As she grew, there were the usual hardships we all find somewhere along the way. Disappointment. Frustration. Struggle. A dwindling bank balance. And some most of us can hardly fathom-overnight success, fame, miscarriages, studio execs, while the whole world watched.

Regardless of what life threw her way, Audrey was a person who sparkled. She never failed to remember what we too often forget-that life itself is a glorious opportunity.

ôPick the day. Enjoy it-to the hilt. The day as it comes. People as they come. . . . The past, I think, has helped me appreciate the present-and I donÆt want to spoil any of it by fretting about the future.ö

ôNot to live for the day, that would be materialistic-but to treasure the day. I realize that most of us live on the skin-on the surface-without appreciating just how wonderful it is simply to be alive at all.ö

ôMy own life has been much more than a fairy tale. IÆve had my share of difficult moments, but whatever difficulties IÆve gone through, IÆve always gotten a prize at the end.ö

ôIf my world were to cave in tomorrow, I would look back on all the pleasures, excitements and worthwhilenesses I have been lucky enough to have had. Not the sadnesses, not my miscarriages or my father leaving home, but the joy of everything else. It will have been enough.ö

ôBut what is happiness except the simple harmony between man and the life he lives?ö
-Albert Camus

Listen to Your Mother AudreyÆs mother, born Baroness Ella van Heemstra, grew up ôwanting more than anything else to be English, slim, and an actress,ö but her aristocratic heritage prevented such foolishness. Marriage and motherhood were on her agenda. The Baroness, as she preferred to be called, did marry. She also divorced because, as her friend so aptly put it, ôshe preferred that to taking a lover, like most.ö Divorce was hardly commonplace, yet she stood tall as the single mother of two boys, Alexander and Ian.

Just a year later, she married Joseph Hepburn-Ruston. Together, they brought Audrey into the world. But it would be up to her mother to help her navigate through it.

ôBeing the daughter of a baroness doesnÆt make you any different, except that my mother was born in 1900 and had had herself a very strict, Victorian upbringing, if you like. So, she was very demanding of us-of me and my brothers. æManners,Æ as she would say, ædonÆt forget, are kindnesses. You must always be kind.Æ Opening the door for old ladies is just a routine so that you know sheÆs helped. And she was always very adamant about that.ö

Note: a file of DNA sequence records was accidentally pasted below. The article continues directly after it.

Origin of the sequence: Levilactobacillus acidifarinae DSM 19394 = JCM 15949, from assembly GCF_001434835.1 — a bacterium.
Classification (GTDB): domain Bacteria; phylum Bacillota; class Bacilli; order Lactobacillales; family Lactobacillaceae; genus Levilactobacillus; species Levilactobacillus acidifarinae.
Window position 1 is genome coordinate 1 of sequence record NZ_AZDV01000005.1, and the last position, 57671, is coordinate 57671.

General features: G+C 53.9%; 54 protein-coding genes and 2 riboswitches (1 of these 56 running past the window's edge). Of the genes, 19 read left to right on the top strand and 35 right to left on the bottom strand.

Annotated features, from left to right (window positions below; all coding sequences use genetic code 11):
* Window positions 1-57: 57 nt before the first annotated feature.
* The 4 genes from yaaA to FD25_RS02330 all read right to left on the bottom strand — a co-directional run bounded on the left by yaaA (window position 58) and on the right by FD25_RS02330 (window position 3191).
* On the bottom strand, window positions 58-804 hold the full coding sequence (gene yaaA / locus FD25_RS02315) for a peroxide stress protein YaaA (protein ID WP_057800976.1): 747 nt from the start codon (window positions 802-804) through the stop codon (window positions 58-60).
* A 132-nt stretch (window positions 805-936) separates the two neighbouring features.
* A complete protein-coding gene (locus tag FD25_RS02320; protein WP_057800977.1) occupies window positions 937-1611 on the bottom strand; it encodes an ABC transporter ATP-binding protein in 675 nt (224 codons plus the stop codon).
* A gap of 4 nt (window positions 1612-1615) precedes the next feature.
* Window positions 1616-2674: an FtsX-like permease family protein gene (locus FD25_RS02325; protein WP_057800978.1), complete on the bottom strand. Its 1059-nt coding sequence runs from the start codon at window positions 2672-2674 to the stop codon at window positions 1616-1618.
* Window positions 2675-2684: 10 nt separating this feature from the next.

ôMy mother taught me to stand straight, sit erect, use discipline with wine and sweets and to smoke only six cigarettes a day.ö

ôI was given an outlook on life by my mother. . . . It was frowned upon not to think of others first. It was frowned upon not to be disciplined.ö

ôItÆs that wonderful old-fashioned idea that others come first and you come second. This was the whole ethic by which I was brought up. Others matter more than you do, so donÆt fuss, dear; get on with it.ö

ôAs a child, I was taught that it was bad manners to bring attention to yourself, and to never, ever make a spectacle of yourself. . . .

All of which IÆve earned a living doing.ö

ôI can really take no credit for any talent that Audrey may have. If itÆs real talent, itÆs God-given. I might as well be proud of a blue sky, or the paintings in the Flemish exhibition at the Royal Academy.ö

-her mother, Baroness Ella van Heemstra Hepburn-Ruston

Keep It All in Perspective
Ten-year-old Audrey was just feeling settled at her boarding school outside London when her mother packed up the family and moved to Arnhem, Holland. World War II was coming and only among her own neutral Dutch would her mother, now a single parent, feel safe. ôFamous last words,ö Audrey would later say.

Just days after AudreyÆs eleventh birthday, the Germans stormed into town. In the years that followed, food and liberty became scarce and treachery lurked everywhere. Audrey would lose friends, uncles, and nearly both brothers.

When liberation did come-on AudreyÆs sixteenth birthday-the family had escaped with their lives, but the memories would last a lifetime.

ôDonÆt discount anything awful you hear or read about the Nazis. ItÆs worse than you could ever imagine.ö

ôWe lost everything, of course-our houses, our possessions, our money. But we didnÆt give a hoot. We got through with our lives, which was all that mattered.ö